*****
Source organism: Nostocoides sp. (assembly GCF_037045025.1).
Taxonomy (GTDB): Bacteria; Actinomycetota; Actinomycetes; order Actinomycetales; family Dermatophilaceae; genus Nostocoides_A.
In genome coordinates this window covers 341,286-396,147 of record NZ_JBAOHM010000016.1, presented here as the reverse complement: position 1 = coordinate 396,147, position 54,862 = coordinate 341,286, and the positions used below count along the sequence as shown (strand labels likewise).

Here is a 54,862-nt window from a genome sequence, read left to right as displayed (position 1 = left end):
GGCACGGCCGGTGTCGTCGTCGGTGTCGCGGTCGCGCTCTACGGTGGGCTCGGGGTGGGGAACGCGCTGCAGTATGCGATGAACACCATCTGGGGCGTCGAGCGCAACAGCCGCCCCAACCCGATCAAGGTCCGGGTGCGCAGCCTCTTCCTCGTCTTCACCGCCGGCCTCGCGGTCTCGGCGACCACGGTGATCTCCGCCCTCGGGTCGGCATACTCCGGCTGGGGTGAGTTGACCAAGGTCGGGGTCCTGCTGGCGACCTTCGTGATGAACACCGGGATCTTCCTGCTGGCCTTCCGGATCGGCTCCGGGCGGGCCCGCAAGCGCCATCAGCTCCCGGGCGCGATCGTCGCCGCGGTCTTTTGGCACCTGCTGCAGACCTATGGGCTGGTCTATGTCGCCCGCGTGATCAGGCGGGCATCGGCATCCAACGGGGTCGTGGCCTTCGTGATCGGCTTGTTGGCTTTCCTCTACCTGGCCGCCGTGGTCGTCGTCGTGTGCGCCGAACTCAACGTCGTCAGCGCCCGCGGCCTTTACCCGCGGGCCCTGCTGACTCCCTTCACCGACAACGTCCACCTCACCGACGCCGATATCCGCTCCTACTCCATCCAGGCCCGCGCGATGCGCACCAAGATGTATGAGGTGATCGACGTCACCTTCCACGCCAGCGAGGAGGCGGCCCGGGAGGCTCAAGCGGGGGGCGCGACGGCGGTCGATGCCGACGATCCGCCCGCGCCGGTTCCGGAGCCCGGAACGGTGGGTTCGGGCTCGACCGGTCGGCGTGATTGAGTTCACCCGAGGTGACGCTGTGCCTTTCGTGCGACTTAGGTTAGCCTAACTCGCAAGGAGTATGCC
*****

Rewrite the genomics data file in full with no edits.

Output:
Source organism: Nostocoides sp. (assembly GCF_037045025.1).
Taxonomy (GTDB): Bacteria; Actinomycetota; Actinomycetes; order Actinomycetales; family Dermatophilaceae; genus Nostocoides_A.
In genome coordinates this window covers 341,286-396,147 of record NZ_JBAOHM010000016.1, presented here as the reverse complement: position 1 = coordinate 396,147, position 54,862 = coordinate 341,286, and the positions used below count along the sequence as shown (strand labels likewise).

Here is a 54,862-nt window from a genome sequence, read left to right as displayed (position 1 = left end):
GGCACGGCCGGTGTCGTCGTCGGTGTCGCGGTCGCGCTCTACGGTGGGCTCGGGGTGGGGAACGCGCTGCAGTATGCGATGAACACCATCTGGGGCGTCGAGCGCAACAGCCGCCCCAACCCGATCAAGGTCCGGGTGCGCAGCCTCTTCCTCGTCTTCACCGCCGGCCTCGCGGTCTCGGCGACCACGGTGATCTCCGCCCTCGGGTCGGCATACTCCGGCTGGGGTGAGTTGACCAAGGTCGGGGTCCTGCTGGCGACCTTCGTGATGAACACCGGGATCTTCCTGCTGGCCTTCCGGATCGGCTCCGGGCGGGCCCGCAAGCGCCATCAGCTCCCGGGCGCGATCGTCGCCGCGGTCTTTTGGCACCTGCTGCAGACCTATGGGCTGGTCTATGTCGCCCGCGTGATCAGGCGGGCATCGGCATCCAACGGGGTCGTGGCCTTCGTGATCGGCTTGTTGGCTTTCCTCTACCTGGCCGCCGTGGTCGTCGTCGTGTGCGCCGAACTCAACGTCGTCAGCGCCCGCGGCCTTTACCCGCGGGCCCTGCTGACTCCCTTCACCGACAACGTCCACCTCACCGACGCCGATATCCGCTCCTACTCCATCCAGGCCCGCGCGATGCGCACCAAGATGTATGAGGTGATCGACGTCACCTTCCACGCCAGCGAGGAGGCGGCCCGGGAGGCTCAAGCGGGGGGCGCGACGGCGGTCGATGCCGACGATCCGCCCGCGCCGGTTCCGGAGCCCGGAACGGTGGGTTCGGGCTCGACCGGTCGGCGTGATTGAGTTCACCCGAGGTGACGCTGTGCCTTTCGTGCGACTTAGGTTAGCCTAACTCGCAAGGAGTATGCC